The Supreme Court yesterday allowed the union government to shift the iconic INS Vikrant, India's first aircraft carrier which was decommissioned in 1997, from the Naval in Mumbai to a ship-breaking yard at nearby Darukhana.
"We have only considered the shifting of ship from the Naval dockyard," a bench of justices B S Chauhan and A K Sikri said, adding the decommissioned aircraft career will be kept in territorial water only.
During a brief hearing, additional solicitor general Siddharth Luthra, appearing for the defence ministry, said the shifting was necessary keeping in view the safety aspect, particularly since the ship has "no mobility on its own".
The bench said it would hear in July the plea of Mumbai-based ship-breaking company IB Commercial, which won the bid to dismantle the ship after paying Rs63 crore to the government, against the payment of port trust charges and customs duty payment.
Kiran Paigankar, who had moved the Supreme Court against a Bombay High Court decision rejecting her plea for preserving INS Vikrant by converting it into a maritime museum, today opposed the decision of shifting of ship by the private firm to ship breaking yard at Darukhana in Mumbai.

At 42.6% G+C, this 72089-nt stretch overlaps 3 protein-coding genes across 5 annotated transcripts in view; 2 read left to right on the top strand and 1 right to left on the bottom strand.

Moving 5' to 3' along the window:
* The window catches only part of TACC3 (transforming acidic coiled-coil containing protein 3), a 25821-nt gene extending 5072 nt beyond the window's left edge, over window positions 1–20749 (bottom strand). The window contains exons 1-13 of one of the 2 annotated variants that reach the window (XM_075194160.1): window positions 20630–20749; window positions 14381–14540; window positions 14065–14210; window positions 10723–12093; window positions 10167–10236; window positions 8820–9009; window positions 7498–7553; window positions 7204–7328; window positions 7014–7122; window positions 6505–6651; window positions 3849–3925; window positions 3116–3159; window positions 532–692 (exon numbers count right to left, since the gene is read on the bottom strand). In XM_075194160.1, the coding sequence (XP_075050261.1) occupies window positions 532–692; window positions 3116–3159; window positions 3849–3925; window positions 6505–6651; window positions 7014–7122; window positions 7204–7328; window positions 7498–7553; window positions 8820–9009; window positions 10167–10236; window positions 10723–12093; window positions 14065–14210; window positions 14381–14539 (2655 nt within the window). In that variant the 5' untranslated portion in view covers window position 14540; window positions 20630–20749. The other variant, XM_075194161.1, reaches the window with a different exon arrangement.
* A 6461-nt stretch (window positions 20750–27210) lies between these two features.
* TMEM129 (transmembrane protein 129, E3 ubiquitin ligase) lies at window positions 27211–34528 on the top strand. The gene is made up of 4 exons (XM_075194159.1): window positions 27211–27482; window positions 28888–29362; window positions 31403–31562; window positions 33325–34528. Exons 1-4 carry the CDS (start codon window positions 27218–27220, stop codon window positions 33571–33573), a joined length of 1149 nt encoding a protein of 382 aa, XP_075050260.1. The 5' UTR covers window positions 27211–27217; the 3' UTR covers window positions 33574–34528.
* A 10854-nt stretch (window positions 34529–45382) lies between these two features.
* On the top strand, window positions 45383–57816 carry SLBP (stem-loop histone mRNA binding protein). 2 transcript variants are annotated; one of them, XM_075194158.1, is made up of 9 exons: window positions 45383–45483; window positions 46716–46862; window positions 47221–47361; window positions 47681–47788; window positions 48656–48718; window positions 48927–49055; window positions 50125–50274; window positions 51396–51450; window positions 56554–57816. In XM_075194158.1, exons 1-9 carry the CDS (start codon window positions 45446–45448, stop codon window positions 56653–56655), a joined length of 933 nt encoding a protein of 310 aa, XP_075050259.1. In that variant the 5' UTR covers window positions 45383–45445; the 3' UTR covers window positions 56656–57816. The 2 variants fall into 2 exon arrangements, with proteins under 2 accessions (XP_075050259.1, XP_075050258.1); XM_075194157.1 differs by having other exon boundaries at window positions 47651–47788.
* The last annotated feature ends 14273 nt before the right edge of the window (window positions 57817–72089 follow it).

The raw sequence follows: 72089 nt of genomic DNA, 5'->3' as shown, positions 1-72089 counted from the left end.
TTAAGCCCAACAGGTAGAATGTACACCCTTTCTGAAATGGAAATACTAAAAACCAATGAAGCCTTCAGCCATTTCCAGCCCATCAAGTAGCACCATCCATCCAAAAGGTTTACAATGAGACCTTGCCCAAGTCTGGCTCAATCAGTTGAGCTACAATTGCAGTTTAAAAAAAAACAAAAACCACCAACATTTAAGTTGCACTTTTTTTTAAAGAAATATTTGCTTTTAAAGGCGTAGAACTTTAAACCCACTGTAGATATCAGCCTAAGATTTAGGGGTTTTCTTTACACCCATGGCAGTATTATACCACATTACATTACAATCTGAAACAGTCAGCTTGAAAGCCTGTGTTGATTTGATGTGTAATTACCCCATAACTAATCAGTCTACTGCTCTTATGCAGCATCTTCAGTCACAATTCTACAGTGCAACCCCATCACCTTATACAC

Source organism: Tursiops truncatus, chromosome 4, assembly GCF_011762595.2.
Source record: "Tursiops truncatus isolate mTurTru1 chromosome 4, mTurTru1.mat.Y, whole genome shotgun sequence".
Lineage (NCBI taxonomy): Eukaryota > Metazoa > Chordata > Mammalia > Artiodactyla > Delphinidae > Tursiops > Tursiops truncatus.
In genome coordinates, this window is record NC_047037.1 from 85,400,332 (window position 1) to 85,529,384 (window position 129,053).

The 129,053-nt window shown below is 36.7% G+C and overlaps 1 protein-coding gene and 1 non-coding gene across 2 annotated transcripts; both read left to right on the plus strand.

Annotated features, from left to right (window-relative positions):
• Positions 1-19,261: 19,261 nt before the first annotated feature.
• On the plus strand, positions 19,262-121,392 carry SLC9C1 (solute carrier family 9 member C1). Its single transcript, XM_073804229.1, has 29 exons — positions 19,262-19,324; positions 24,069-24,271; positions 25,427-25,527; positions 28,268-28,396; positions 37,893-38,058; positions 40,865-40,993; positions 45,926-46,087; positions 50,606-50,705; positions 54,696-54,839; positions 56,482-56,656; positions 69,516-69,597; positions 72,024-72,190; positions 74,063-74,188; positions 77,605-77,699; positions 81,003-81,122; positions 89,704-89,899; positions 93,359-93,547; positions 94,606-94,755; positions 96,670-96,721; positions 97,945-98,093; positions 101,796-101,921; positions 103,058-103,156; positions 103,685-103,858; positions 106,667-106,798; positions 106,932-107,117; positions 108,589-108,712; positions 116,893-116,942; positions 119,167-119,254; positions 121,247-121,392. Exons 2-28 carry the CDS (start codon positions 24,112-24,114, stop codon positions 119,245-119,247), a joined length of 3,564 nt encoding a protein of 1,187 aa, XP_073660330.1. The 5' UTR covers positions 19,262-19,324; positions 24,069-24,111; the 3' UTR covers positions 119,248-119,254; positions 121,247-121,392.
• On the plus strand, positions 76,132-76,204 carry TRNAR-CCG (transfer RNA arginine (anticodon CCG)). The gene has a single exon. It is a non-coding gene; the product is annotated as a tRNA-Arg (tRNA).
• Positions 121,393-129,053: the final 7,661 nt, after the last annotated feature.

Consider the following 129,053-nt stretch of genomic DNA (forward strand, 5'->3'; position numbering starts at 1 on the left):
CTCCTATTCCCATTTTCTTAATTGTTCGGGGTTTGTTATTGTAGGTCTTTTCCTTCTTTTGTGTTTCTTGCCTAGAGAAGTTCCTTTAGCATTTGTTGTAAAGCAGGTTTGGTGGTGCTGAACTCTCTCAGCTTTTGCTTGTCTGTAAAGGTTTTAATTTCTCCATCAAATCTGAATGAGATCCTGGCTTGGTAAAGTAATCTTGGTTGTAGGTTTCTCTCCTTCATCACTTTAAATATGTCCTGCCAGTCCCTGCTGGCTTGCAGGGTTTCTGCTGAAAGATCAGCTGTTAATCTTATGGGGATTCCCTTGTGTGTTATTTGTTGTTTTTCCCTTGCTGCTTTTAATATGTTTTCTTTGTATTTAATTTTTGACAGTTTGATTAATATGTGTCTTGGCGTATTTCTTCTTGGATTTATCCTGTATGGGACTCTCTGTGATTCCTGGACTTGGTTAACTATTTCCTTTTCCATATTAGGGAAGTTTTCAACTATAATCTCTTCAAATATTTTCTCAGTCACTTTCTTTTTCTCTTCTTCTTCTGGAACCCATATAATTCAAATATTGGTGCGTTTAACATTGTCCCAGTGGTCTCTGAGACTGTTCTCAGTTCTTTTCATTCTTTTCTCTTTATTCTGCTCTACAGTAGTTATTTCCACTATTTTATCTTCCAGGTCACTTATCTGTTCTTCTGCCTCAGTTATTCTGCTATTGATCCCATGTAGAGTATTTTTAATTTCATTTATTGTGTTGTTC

Earlier, the defence ministry had moved the court seeking a modification of its 5 May order on the ground that the aircraft carrier has been incurring huge cost in maintenance, besides occupying crucial berth for other serving vessels at the Naval dockyard at Mumbai.
The court, however, had said it would not modify the order and may consider the plea to shift the ship out of dockyard.
The aircraft career was built in England well before the end of World War II, and the Indian Navy bought it in 1957 – after which it saw action in at least two wars. It particularly played a key role during the Bangladesh liberation war of 1971.
Earlier, an apex court bench headed by Justice K S Radhakrishnan, since retired, had ordered status quo on dismantling of the ship and sought responses from the Defence Ministry and others.